PCC Women
 
It was also really great that the instructors all had different backgrounds. You have your kettlebell background, Beth has a dance background, and Grace has a yoga background. Each instructor brought something cool and different when explaining certain things to us. It was a very fun and instructional workshop!

Dragon Door: And you did a really impressive flag at the PCC! That was great to see, how long have you been working on it?

Kirsty Grosart: I think I’ve been trying to learn the flag for about three or four years. I actually started with the Convict Conditioning Vol. 2 flag progressions and followed through them all. Then last year, one of the my biggest improvements happened when I really started working on my front lever. When I went back to my flag again after training my front lever, the increase in my core strength from the front lever really helped my flag.

Dragon Door: That makes a lot of sense! The flag is such a long journey.

Kirsty Grosart: And every little bit takes time, every variation like bent legs, to getting one leg straight—and then getting the other leg out a little more. Just lowering by one degree is a challenge. All these steps take so much time, but that's the really cool thing about bodyweight training—it’s not about lifting a new weight, you are actually able to do a new variation or a new skill every step of the way.
 
Kirsty Grosart Flag At Kelpies

Dragon Door: What was your favorite section or sections at the PCC?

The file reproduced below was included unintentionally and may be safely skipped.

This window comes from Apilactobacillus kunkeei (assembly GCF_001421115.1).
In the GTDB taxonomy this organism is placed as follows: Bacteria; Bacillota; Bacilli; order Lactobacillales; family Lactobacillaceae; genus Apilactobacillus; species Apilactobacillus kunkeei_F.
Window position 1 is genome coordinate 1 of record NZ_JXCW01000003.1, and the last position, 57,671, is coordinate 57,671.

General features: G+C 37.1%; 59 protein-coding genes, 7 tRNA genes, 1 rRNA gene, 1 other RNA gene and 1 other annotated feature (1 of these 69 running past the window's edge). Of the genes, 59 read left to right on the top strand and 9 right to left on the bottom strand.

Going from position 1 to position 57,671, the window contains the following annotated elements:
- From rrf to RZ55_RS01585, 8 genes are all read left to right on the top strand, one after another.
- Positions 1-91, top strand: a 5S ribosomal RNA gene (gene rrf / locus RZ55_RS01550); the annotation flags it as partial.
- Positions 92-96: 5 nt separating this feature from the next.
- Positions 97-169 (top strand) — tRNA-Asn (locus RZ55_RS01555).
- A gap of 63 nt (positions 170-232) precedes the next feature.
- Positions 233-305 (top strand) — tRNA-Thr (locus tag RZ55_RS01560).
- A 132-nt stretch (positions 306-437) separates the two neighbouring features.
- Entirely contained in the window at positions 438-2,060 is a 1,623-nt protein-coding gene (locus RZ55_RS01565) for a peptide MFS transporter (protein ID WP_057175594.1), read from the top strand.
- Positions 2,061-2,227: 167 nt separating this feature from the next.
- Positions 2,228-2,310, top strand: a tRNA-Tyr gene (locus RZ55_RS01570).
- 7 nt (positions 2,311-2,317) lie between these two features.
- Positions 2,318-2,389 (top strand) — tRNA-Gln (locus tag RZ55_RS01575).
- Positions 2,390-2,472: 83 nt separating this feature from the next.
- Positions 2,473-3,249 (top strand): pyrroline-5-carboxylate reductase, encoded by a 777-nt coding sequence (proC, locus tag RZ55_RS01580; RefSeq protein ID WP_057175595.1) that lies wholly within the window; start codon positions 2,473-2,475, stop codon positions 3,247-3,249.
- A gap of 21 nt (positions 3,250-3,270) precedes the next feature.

Kirsty Grosart: I enjoyed the flags because of the environment and atmosphere during that section. With pull ups and push ups, even though there are variations people hadn't tried before, most everyone has done push ups and pull ups. But I don’t think many people have ever really attempted the flag. So trying it or getting it for the first time is such a cool feeling, and it was great to see everyone have that experience.

And I really liked the abs section because there was a lot of cool stuff that I had never actually done before. Even though I’ve been doing hollow body variations since I was six, I learned versions I had never tried. The hollow body variation with with your head on the floor seems obvious now, but it felt a lot harder for me, especially since I’d never tried it before the PCC. It was really interesting to find a new way to make a skill I’ve done for a long time more challenging.